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Plantinga’s Unconvincing “Evolutionary Argument Against Naturalism”

What better way to respond to atheists but to turn one of their own tools against them? That’s the approach philosopher Alvin Plantinga tries to use with his Evolutionary Argument Against Naturalism (EAAN). It’s not a new idea, and both C.S. Lewis and Charles Darwin anticipated it.

In brief, the question is: how can a human mind that’s the result of the clumsy process of evolution be trusted?

About “Darwin’s doubt,” Plantinga argues that only Christians can have confidence that their interpretation of the world is correct. Naturalists can’t prove that minds are reliable until they’ve proven that the source of this claim (the mind!) is worth listening to.

Here’s where Plantinga claims to have turned the tables:

The high priests of evolutionary naturalism loudly proclaim that Christian and even theistic belief is bankrupt and foolish. The fact, however, is that the shoe is on the other foot. It is evolutionary naturalism, not Christian belief, that can’t rationally be accepted.

He says that if evolution is true, human beliefs have been selected for survival value, not truth, so why trust them? And yet our beliefs are reliable, suggesting to Plantinga that something besides evolution created them.

Before we get into the specifics of Plantinga’s argument, let’s first establish a baseline. Plantinga and naturalists agree that humans’ needs and desires are pretty logically matched:

Feelings or desires are on the left, actions are on the right, and the arrow is the belief that a particular action will satisfy that desire.

This is straightforward. A human with the feeling of hunger has the belief that eating food is the action to take. You go toward cuddly things, you run from scary things, you get to clean air if you can’t breathe, and so on. This is the world we all know and understand.

But Plantinga says that naturalists delude themselves. He imagines the naturalist’s world in which these links are jumbled. He imagines a hominid Paul who has some problematic beliefs about predators:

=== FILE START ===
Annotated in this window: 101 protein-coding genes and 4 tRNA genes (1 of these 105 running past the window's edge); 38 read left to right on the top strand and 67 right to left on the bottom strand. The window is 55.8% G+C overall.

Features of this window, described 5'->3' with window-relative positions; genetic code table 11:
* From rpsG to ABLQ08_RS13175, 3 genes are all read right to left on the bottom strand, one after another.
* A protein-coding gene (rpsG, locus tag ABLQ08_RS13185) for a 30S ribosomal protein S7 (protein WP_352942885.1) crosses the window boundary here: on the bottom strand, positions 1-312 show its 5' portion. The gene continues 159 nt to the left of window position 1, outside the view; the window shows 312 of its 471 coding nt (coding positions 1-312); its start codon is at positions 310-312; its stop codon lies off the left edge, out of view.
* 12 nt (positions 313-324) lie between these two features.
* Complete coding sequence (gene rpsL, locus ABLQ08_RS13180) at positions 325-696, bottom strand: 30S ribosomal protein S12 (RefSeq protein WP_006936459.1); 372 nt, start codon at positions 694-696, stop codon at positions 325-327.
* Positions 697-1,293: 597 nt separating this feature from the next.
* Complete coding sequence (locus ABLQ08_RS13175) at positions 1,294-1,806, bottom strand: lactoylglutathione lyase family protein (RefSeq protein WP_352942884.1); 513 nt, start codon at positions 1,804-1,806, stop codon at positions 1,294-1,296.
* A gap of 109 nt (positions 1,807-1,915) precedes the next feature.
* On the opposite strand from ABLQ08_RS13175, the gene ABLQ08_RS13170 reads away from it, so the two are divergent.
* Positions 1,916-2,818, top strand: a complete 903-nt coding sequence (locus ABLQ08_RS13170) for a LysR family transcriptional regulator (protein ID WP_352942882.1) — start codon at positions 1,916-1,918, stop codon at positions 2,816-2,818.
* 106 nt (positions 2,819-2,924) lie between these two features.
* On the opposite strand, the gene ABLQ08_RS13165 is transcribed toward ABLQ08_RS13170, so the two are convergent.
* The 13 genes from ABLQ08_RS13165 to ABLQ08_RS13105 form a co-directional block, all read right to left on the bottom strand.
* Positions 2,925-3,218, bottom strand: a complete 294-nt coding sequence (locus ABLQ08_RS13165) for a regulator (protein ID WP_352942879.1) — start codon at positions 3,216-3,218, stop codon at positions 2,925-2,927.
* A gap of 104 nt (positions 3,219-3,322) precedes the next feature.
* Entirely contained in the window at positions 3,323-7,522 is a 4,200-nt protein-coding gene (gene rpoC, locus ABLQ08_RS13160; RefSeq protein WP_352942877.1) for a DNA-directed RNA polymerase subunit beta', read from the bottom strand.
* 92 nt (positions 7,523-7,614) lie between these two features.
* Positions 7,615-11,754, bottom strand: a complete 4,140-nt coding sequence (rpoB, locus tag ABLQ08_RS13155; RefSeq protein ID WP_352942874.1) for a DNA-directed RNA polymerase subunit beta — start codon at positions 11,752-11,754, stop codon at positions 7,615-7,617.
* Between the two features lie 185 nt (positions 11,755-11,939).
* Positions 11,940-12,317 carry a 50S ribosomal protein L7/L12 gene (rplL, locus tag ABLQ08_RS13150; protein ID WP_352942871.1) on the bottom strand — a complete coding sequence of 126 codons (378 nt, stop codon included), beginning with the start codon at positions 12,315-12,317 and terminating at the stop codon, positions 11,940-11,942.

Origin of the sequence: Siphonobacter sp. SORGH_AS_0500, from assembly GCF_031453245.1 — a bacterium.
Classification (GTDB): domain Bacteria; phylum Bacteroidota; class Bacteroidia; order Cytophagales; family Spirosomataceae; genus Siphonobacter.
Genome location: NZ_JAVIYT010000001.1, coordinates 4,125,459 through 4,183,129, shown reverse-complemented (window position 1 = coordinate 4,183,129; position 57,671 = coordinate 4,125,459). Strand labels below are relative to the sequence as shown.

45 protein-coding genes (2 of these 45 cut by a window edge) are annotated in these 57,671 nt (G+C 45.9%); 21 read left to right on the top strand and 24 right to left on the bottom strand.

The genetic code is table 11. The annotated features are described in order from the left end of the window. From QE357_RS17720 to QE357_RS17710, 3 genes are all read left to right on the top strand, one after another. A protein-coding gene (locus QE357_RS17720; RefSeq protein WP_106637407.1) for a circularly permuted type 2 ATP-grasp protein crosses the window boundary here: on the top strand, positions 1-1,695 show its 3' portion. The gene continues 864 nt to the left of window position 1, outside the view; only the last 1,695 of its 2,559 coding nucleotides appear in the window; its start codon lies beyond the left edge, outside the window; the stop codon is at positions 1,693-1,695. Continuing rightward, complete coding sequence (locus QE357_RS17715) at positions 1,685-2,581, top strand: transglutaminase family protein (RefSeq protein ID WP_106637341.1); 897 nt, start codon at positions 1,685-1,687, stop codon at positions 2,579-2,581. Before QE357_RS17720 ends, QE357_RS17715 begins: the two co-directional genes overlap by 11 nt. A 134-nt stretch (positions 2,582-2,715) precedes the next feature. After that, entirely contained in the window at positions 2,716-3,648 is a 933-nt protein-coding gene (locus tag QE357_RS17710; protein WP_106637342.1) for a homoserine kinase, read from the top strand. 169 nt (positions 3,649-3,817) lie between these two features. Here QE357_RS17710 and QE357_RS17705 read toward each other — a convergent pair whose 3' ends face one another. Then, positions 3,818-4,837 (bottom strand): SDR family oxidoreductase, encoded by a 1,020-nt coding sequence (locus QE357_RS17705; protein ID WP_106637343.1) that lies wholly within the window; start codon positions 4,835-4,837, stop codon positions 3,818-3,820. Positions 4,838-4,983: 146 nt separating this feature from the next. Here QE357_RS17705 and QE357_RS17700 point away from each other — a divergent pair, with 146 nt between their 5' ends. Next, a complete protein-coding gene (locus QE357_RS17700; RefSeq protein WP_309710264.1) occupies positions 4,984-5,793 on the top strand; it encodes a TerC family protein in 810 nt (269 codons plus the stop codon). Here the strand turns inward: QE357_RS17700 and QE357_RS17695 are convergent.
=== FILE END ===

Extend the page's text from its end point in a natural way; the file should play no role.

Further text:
Perhaps [Paul] thinks the tiger is a large, friendly, cuddly pussycat and wants to pet it; but he also believes that the best way to pet it is to run away from it.

So Paul’s instincts toward tigers keep him alive, but only by dumb luck. But unreasonable beliefs don’t stop with tigers. Plantinga imagines the naturalist’s view of the world with beliefs having no connection with reality. That is, he imagines something like this:

Paul’s response to the tiger was just a roll of the dice, and he got lucky. But Plantinga supposes that all of Paul’s beliefs are arbitrary, not just those about tigers. Some actions in this chart are benign, but some are dangerous. When Paul sees something scary, his reaction is to walk toward it. When he’s drowning, he’ll try to sleep. When he’s hungry, he’ll satisfy that need with fresh air, and so on. With his basic desires paired with ineffective methods, this guy is clearly too stupid to live.

This is where natural selection comes in. Natural selection is unforgiving, and belief sets that don’t lead to survival are discarded. Evolution easily explains why Plantinga’s Paul didn’t exist.

An article at Skeptic.com neatly skewers Plantinga’s argument with a familiar example.

If a professional baseball player [incorrectly perceived reality,] that is, if his perception of the movement and location of a baseball was something other than what it actually is, then he would not be able to consistently hit ninety-five mile per hour fastballs.

As an aside, let me admit that I have a hard time maintaining respect for those at the leading edge of philosophy. Do they do work that’s relevant and pushes the frontier of human knowledge? I’d like to think so, but when this is the kind of argument they give, it’s hard to keep the faith.

My advice to philosophers: when you get the urge to play scientist, it’s best to lie down until the feeling goes away.

If we’re made in God’s image,
then why aren’t we invisible, too?
— graffiti

Photo credit: Wikimedia

About Bob Seidensticker